Around the same time, the state was about to approve bids for two large offshore wind projects. The eventual winner, a Norwegian developer, Equinor, promised to bring a wind tower assembly plant to New York and modernize a port in Brooklyn.
“All of a sudden, I’m focusing on the fact that it’s wind making,” said Bob Master, the communications officer who turned to Ms. Fahy, the state legislature. “GE makes turbines – there could be a New York supply chain. Let us try it.”
In early February, the union tabled a bill urging developers like Equinor to buy their wind equipment “as much as possible” from manufacturers in New York State – not just towers but other components like blades and nacelles house the mechanical entrails of one Turbine. Ms. Fahy, a member of the congregation, and Senator Neil Breslin, a Democratic compatriot from the Albany area, were signed on as sponsors.
Environmentalists and industry officials were quick to voice concerns that the move could deter developers from coming into the state.
“So far, Equinor has exceeded anything other companies have done,” said Lisa Dix, who until recently led the Sierra Club’s renewable energy campaign in New York. “Given what we have, why do we need stricter requirements for companies?”
Ms. Dix and other clean energy advocates had worked with unions to persuade the state that offshore wind construction jobs should offer union wages and representation. New York’s clean energy bid evaluation system was already awarding points to developers who promised local economic benefits.
Ms. Reynolds, the leader of the New York Environmental and Industrial Coalition, feared that exceeding the existing regulation could make renewable energy costs unsustainable.
“If it got bigger and more noticeable on utility bills, the general expectation is that political support for New York’s clean energy programs would wane,” she said.
The communications staff tried to provide reassurance, which was not entirely successful. “I said to them, ‘We are trade unionists: we ask for anything, the boss doesn’t offer us anything, and then we make a deal,'” said Mr. Master. “‘But I think there is no reason why turbines should come from France, unlike Schenectady.'”
The final language, a compromise negotiated with the state’s Building Crafts Council and passed by lawmakers in April, allows the state to award additional points in the tender process to developers who commit to creating manufacturing jobs in the state, a slight refinement of the stream approach. (It also effectively requires that workers who build, operate, or maintain wind and solar systems either receive union wages or can benefit from union representation.)
While the law included a “Buy American” requirement for iron and steel, the state energy research and development agency known as NYSERDA may waive the requirement.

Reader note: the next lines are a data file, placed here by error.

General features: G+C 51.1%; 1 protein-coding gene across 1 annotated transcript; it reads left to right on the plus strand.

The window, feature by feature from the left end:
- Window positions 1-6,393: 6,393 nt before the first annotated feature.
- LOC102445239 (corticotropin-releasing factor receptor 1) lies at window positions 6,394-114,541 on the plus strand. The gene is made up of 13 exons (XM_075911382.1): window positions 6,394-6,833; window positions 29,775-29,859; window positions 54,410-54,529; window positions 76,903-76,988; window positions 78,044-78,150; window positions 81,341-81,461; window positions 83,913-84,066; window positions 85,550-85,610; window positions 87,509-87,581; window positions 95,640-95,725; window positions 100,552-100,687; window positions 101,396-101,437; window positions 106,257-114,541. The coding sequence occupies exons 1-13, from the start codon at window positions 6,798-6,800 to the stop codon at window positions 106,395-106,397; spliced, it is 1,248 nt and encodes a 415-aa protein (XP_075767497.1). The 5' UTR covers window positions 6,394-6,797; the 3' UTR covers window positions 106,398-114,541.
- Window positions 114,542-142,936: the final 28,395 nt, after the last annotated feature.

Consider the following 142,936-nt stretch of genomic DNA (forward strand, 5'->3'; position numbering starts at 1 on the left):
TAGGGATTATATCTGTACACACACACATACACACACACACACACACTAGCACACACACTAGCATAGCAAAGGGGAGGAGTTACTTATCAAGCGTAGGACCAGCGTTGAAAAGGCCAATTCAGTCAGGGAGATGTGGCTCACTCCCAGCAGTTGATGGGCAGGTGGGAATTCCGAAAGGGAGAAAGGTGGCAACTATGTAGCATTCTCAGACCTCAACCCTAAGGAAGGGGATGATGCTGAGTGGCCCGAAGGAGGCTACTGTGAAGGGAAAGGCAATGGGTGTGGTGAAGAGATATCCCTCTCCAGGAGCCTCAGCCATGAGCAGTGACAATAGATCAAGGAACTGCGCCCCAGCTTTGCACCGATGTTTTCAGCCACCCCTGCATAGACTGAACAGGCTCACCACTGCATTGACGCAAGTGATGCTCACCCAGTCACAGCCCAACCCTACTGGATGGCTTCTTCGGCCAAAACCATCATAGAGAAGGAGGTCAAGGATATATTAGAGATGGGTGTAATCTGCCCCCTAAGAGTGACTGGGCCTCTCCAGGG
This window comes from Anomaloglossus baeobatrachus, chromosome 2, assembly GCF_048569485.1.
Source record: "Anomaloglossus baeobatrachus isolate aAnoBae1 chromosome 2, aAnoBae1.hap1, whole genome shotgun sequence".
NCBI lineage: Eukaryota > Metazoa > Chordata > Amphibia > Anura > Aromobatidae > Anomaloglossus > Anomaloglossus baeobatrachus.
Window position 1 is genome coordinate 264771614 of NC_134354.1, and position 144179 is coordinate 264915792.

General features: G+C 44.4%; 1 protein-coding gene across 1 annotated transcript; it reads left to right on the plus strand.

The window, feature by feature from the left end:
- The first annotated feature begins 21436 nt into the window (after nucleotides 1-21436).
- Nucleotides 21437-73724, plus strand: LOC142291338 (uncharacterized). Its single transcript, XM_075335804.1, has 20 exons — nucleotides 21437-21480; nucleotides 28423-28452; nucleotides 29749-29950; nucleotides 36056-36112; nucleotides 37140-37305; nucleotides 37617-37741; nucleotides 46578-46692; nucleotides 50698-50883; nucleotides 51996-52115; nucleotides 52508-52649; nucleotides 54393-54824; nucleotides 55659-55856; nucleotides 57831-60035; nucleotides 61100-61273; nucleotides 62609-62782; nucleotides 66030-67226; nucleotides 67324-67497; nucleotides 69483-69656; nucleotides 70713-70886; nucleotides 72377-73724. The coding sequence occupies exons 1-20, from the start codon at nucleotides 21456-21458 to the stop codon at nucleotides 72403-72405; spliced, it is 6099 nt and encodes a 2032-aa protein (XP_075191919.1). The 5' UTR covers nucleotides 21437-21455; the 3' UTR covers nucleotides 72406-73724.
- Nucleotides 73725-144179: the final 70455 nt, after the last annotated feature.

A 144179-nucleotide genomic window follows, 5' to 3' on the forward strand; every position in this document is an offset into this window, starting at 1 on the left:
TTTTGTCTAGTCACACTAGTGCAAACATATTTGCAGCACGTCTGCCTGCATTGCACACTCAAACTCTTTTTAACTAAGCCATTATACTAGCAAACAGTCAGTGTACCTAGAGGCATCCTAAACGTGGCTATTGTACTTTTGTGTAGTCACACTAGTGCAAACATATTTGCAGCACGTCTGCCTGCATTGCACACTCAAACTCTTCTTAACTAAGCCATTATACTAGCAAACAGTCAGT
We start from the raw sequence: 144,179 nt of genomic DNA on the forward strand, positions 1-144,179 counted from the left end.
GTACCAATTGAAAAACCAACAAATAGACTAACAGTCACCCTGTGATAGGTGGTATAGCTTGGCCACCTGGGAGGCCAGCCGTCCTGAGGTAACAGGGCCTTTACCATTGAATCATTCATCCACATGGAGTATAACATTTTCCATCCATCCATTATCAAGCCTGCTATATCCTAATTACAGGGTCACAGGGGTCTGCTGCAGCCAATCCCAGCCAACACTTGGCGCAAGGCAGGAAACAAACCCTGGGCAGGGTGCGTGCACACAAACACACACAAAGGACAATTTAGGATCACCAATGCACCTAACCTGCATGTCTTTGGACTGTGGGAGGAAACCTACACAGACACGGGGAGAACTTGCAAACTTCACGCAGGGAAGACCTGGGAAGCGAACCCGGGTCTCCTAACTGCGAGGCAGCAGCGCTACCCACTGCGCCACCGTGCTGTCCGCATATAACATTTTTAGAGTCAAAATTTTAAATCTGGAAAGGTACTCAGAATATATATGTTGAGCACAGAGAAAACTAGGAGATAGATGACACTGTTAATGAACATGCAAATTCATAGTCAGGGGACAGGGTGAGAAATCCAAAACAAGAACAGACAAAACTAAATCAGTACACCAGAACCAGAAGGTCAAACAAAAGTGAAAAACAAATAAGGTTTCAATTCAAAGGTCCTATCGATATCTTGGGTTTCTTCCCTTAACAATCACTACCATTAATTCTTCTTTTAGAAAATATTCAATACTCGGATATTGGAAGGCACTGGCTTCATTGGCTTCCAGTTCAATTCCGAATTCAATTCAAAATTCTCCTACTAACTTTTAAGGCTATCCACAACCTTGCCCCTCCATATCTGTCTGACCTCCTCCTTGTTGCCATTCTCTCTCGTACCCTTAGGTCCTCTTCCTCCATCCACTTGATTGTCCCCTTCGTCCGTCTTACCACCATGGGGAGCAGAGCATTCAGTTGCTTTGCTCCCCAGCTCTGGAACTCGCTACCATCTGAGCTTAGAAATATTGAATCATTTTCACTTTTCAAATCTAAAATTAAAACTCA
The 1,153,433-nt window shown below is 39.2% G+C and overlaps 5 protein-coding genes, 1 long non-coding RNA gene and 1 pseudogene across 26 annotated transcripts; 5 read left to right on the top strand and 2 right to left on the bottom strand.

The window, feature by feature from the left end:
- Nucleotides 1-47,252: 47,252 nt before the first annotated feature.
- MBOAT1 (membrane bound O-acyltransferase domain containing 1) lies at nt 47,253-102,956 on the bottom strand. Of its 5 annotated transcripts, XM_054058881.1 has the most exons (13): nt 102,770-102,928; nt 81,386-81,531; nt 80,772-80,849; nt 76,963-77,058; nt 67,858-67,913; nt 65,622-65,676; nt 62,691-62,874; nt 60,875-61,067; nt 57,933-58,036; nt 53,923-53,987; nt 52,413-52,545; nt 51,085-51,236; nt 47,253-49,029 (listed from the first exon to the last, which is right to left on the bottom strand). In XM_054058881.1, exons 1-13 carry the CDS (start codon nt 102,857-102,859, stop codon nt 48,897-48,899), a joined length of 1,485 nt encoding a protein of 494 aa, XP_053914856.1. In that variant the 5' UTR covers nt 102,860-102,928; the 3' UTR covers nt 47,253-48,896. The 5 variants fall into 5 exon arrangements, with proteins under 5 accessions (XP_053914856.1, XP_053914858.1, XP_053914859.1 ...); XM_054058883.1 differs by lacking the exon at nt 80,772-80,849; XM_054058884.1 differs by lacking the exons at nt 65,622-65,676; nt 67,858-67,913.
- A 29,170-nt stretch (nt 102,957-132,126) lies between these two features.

Agency executive director Doreen Harris said she was generally pleased that the existing approach had remained intact and predicted that the state will have blade and nacelle factories within a few years.
Some analysts agreed, arguing that most offshore wind devices are so bulky – often several hundred feet long – that it becomes impractical to ship across the Atlantic.
“There is a point where importing all goods and services does not make economic sense,” said Jeff Tingley, offshore wind supply chain expert at consultancy Xodus.
However, this does not always reflect the experience of the UK, which earlier this year had installed more offshore wind turbines than any other country but produced only a small portion of the equipment.
“Even if the UK is the largest market, the logistical cost has not been high enough to warrant new factories,” said Alun Roberts, offshore wind expert at UK-based consultancy BVG Associates.
According to a 2017 report, the country produced significantly less than 30 percent of its offshore wind turbines, and Mr Roberts said the percentage has likely increased slightly since then. The country currently makes blades, but not gondolas.
All of this leaves the Biden administration with a difficult choice: If they really want to move production to the US, it might require an aggressive nudge. A senior White House official said the government is looking into ways some of the wind and solar panels in the US should be made when it comes to federal funds.
However, some current and former democratic business leaders are skeptical of the idea, as are clean energy advocates.
“I am currently concerned about the federal government’s local offshore wind content requirements,” said Kathleen Theoharides, the Massachusetts secretary for energy and the environment. “I don’t think adding something to the tariff payer that could potentially increase the cost of clean energy is necessarily the right strategy.”
Master said the recent New York legislation was a victory given the difficulty of getting stronger policies in place at the state level on domestic content, but acknowledged that it fell short of his union’s goals. Both he and Ms. Fahy vowed to keep pushing to bring more offshore wind manufacturing jobs to New York.
“I could be the queen of lost causes, but we want to get some energy for it,” said Ms. Fahy. “We need that here. I’m not just saying New York. This is a national conversation. “